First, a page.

The current and still-evolving role of the American research university has been shaped by four key developments in the past sixty-five years: the historic decision to establish a comprehensive postwar federal science policy, described in Vannevar Bush’s 1945 report, Science, The Endless Frontier; the Bayh-Dole Act of 1980; economic analyses from the 1950s onward that have validated the central role of knowledge in economic growth and influenced government and university policy on industry-university research; and various experiments with such research that have led to an increasing integration of research universities and industrial partners in the pursuit of innovation. Can American research universities continue to meet intensifying demands for innovation that advances regional, state, and national economic growth? This paper answers the question with a conditional yes. It describes the trend toward closer relations between universities and industry and how this trend is encouraging new ways of conducting scientific research and new forms of organization within the research university. It concludes with several recommendations for preserving the competitive advantage research universities contribute to American economic leadership: correcting our underinvestment in research in certain disciplines, such as the physical and social sciences; ensuring that federal support for research is sufficient to train graduate students in the numbers needed for national economic competitiveness and to encourage young faculty to pursue research projects with potential for innovative breakthroughs; and to make it easier for foreign-born students to remain in this country once they have earned advanced degrees in American universities.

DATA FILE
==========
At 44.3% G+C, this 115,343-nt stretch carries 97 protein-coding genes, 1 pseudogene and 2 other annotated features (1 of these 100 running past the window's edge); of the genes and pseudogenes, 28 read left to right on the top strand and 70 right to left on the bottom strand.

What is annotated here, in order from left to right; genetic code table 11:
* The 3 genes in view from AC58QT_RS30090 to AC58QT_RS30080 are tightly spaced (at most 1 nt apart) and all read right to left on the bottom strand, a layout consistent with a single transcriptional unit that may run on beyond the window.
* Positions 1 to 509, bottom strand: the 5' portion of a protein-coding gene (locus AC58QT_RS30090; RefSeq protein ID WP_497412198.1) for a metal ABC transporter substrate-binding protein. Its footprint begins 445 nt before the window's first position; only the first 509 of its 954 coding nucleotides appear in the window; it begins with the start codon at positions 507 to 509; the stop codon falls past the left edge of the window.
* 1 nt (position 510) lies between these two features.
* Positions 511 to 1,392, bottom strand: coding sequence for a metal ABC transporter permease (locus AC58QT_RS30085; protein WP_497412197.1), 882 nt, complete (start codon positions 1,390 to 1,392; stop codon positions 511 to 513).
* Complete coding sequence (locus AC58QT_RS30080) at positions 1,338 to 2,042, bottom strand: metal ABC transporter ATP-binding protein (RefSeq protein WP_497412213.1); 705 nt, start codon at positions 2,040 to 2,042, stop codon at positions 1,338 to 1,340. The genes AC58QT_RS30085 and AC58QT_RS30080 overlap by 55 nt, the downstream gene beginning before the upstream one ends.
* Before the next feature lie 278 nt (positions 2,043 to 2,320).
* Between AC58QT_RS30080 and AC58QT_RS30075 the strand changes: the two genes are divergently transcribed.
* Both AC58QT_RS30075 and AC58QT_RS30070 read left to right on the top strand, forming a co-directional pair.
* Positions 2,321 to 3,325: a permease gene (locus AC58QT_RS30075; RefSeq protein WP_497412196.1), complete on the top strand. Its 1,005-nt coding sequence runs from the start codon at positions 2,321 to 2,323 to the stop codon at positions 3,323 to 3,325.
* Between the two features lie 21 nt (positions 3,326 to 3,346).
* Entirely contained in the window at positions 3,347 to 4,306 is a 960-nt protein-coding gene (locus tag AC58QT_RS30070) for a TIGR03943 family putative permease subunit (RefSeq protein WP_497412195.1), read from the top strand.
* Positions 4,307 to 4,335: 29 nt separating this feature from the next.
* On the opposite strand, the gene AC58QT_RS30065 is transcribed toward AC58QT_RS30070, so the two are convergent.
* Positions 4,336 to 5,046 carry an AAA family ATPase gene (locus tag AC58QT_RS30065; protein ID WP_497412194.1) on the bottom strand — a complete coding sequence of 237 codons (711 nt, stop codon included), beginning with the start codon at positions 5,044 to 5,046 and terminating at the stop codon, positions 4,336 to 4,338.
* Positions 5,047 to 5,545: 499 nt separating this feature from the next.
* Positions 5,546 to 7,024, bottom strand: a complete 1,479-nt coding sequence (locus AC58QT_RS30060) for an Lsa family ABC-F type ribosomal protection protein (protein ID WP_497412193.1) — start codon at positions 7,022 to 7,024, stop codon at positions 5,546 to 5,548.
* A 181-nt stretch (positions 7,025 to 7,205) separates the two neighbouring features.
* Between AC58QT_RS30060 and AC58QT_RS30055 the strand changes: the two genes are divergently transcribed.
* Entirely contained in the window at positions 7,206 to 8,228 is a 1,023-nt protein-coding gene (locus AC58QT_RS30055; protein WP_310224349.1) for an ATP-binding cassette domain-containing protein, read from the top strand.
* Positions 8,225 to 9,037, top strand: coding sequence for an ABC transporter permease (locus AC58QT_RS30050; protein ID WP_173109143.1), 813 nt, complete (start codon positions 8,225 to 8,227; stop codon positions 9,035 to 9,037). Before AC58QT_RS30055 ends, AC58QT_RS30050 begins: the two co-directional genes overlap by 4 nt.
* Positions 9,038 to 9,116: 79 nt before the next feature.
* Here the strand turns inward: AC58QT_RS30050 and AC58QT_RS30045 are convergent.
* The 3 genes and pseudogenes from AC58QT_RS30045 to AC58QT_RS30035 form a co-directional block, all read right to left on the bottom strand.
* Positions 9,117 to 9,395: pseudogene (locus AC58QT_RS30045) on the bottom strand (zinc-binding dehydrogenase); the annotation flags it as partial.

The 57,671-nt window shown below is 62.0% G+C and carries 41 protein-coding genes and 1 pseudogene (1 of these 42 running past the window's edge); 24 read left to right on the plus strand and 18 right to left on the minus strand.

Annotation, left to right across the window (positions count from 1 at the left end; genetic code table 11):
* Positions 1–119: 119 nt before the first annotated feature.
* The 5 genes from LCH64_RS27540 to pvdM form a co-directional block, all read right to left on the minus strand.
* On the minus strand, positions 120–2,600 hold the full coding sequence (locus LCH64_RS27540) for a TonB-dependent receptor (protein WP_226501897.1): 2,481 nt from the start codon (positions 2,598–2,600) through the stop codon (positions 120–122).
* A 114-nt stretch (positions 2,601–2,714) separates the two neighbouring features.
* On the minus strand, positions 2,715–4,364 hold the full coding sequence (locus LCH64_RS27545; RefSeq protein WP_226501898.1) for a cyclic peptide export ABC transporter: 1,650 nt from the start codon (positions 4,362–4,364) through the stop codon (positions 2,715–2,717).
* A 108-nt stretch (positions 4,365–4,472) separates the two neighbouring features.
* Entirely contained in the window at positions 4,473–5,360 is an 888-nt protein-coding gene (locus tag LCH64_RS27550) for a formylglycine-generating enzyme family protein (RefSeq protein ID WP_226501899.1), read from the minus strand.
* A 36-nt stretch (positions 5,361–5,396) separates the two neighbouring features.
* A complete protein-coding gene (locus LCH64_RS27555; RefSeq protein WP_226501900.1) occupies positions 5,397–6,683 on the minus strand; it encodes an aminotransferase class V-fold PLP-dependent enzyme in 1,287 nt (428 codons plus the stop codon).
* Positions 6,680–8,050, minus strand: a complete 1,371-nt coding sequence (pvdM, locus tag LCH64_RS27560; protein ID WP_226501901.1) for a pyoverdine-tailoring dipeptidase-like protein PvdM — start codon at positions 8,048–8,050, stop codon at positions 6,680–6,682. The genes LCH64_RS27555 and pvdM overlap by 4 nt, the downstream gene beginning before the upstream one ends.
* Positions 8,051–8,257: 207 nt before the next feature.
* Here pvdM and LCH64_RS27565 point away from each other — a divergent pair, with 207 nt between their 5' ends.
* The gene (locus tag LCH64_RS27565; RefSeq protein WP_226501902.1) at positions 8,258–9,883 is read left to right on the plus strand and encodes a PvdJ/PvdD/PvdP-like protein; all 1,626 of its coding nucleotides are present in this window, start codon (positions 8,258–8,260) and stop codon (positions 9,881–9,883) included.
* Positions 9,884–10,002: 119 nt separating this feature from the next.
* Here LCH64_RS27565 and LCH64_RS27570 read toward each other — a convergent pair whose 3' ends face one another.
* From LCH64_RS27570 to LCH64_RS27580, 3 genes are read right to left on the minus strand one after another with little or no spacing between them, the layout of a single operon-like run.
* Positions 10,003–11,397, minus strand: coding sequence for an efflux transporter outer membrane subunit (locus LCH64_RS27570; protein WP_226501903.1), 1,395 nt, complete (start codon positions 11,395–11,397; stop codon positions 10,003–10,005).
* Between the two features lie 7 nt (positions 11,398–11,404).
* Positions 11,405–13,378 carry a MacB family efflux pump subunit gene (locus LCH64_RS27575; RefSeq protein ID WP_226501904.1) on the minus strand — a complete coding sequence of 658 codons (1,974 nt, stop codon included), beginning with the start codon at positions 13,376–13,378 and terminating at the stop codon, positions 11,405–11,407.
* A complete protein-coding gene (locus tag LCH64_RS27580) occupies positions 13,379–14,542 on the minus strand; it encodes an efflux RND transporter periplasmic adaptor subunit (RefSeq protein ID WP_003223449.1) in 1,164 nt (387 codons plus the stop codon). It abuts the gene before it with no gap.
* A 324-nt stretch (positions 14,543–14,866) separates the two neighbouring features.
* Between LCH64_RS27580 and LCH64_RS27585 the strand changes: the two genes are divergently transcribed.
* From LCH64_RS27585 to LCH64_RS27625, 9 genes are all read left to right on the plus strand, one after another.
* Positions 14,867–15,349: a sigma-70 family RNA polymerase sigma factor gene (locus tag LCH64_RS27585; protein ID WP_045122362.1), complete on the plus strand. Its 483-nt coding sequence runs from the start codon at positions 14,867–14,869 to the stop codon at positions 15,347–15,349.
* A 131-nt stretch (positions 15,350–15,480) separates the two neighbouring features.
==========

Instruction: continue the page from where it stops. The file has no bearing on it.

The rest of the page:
July 1, 2010
Research and Occasional Papers Series (ROPS)
Richard C. Atkinson and Patricia A. Pelfrey. (2010). SCIENCE AND THE ENTREPRENEURIAL UNIVERSITY. UC Berkeley: Center for Studies in Higher Education.